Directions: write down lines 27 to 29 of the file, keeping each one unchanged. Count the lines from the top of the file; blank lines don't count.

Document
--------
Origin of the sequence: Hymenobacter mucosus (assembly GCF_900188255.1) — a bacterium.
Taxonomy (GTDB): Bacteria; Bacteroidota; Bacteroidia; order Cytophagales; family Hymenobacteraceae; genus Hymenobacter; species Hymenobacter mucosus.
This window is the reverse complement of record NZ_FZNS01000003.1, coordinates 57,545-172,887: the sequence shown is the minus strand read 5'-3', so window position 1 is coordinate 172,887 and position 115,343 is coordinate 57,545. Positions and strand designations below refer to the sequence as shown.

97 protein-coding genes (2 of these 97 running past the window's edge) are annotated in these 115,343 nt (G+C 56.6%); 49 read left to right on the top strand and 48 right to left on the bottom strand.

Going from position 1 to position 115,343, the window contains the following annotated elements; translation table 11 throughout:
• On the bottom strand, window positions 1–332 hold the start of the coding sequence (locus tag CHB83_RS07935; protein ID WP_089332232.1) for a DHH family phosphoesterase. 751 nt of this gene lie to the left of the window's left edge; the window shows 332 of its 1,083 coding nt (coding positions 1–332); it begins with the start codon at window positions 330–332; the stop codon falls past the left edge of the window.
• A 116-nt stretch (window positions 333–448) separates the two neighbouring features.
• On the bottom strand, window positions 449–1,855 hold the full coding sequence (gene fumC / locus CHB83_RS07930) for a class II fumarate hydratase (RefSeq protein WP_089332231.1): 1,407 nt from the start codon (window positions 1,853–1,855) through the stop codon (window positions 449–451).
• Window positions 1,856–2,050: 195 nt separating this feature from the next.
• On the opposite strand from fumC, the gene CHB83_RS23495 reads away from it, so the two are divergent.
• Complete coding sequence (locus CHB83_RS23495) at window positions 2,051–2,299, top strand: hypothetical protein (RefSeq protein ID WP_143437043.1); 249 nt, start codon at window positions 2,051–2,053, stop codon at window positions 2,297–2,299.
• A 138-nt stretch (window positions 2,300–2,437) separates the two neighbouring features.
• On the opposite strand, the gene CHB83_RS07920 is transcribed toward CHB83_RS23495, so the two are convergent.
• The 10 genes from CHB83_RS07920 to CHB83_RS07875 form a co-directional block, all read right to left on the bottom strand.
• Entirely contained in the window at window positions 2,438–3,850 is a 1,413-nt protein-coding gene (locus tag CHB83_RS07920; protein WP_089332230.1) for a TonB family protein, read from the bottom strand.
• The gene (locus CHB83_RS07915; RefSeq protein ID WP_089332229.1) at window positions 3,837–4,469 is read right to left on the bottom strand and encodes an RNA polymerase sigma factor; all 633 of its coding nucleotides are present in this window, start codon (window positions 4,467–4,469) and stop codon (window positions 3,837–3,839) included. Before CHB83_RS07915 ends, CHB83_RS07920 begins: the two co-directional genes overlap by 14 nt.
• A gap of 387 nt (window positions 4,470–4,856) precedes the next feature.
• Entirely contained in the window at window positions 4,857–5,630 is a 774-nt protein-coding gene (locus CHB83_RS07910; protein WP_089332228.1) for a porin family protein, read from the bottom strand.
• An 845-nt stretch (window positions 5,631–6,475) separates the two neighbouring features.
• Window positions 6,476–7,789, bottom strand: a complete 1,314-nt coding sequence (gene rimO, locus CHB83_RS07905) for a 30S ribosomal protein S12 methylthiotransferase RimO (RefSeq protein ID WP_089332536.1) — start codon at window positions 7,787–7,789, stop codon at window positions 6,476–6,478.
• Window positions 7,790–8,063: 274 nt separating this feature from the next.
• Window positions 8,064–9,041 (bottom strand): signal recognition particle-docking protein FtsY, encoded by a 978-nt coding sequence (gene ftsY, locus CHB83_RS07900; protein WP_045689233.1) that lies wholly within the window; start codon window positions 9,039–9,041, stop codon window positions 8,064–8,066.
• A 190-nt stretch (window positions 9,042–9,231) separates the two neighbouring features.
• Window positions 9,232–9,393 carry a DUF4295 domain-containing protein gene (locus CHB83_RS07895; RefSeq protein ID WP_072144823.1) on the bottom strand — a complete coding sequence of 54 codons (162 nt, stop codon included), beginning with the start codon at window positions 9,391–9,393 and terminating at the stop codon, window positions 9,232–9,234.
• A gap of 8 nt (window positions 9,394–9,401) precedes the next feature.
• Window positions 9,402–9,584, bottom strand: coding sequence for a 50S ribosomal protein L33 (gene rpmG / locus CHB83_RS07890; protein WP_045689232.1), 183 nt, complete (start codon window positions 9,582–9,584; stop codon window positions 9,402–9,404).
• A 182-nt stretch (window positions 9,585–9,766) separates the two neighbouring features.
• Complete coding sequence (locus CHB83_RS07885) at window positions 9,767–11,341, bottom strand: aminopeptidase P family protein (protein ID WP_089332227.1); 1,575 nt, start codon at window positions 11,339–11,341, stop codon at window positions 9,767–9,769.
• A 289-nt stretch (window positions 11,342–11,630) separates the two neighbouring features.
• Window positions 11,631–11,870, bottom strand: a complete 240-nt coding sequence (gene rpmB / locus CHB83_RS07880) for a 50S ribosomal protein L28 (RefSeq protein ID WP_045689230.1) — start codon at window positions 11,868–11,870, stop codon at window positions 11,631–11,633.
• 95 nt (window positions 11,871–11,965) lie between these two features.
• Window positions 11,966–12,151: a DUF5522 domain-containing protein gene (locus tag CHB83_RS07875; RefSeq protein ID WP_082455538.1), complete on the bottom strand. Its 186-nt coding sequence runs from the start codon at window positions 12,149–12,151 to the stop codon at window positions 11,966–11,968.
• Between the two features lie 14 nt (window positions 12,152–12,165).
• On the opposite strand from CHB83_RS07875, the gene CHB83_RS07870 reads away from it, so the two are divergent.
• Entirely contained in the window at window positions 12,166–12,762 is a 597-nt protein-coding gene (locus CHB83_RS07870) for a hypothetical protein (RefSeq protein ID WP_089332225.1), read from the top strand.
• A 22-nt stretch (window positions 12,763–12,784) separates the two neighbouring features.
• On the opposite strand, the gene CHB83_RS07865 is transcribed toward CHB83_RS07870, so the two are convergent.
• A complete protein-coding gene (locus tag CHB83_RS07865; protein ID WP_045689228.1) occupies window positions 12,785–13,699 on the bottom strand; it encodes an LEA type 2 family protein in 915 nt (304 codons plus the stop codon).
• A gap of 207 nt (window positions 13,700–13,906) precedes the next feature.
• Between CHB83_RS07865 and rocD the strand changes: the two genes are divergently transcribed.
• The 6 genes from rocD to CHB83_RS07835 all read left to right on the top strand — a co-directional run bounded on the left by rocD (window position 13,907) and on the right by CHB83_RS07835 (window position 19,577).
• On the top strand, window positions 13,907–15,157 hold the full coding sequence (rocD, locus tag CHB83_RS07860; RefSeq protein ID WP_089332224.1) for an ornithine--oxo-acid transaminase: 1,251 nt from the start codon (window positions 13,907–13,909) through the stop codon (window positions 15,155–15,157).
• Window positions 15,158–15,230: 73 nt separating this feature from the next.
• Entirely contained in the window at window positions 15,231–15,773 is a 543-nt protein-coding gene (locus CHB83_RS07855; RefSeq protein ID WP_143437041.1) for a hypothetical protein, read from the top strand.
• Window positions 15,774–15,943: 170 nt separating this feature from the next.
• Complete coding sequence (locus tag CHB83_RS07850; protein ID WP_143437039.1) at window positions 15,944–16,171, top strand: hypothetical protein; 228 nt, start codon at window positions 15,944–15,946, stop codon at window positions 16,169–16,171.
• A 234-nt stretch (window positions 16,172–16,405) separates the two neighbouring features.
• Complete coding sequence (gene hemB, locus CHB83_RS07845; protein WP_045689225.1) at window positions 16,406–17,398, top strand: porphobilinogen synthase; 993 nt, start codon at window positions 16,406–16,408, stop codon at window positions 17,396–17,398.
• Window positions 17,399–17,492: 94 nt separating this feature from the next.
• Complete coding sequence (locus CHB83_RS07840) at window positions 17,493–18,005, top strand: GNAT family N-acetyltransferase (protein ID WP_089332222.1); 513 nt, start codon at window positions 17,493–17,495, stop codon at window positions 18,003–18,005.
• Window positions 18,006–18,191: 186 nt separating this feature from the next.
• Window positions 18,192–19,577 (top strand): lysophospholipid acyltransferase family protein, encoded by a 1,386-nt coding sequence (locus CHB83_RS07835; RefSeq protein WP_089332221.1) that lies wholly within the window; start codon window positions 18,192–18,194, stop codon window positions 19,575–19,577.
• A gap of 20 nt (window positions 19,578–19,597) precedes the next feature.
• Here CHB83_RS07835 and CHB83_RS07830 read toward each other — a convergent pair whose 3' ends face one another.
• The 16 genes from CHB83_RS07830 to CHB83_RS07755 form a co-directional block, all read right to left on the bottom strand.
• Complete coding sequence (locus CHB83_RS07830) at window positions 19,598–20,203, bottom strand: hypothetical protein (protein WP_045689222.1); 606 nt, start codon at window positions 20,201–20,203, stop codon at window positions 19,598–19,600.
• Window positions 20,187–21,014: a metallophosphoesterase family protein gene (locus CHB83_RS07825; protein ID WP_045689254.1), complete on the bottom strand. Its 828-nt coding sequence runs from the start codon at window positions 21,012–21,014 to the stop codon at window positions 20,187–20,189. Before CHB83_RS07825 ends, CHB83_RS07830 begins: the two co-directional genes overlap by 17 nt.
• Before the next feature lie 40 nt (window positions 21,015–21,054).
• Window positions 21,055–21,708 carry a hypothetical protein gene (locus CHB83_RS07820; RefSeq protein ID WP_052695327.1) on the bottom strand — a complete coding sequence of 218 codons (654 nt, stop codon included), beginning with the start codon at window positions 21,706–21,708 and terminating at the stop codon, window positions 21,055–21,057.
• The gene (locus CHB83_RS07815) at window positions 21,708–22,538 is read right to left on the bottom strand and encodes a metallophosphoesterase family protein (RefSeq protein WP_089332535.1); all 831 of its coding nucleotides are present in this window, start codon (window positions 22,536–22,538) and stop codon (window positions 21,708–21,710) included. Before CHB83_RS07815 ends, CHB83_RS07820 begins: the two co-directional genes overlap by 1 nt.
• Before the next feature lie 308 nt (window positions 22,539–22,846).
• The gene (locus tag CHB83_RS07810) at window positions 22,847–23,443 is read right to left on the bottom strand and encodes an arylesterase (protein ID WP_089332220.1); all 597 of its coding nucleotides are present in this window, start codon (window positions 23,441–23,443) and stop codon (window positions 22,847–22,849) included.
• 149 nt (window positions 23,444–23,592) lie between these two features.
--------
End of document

• A 182-nt stretch (window positions 9,585–9,766) separates the two neighbouring features.
• Complete coding sequence (locus CHB83_RS07885) at window positions 9,767–11,341, bottom strand: aminopeptidase P family protein (protein ID WP_089332227.1); 1,575 nt, start codon at window positions 11,339–11,341, stop codon at window positions 9,767–9,769.
• A 289-nt stretch (window positions 11,342–11,630) separates the two neighbouring features.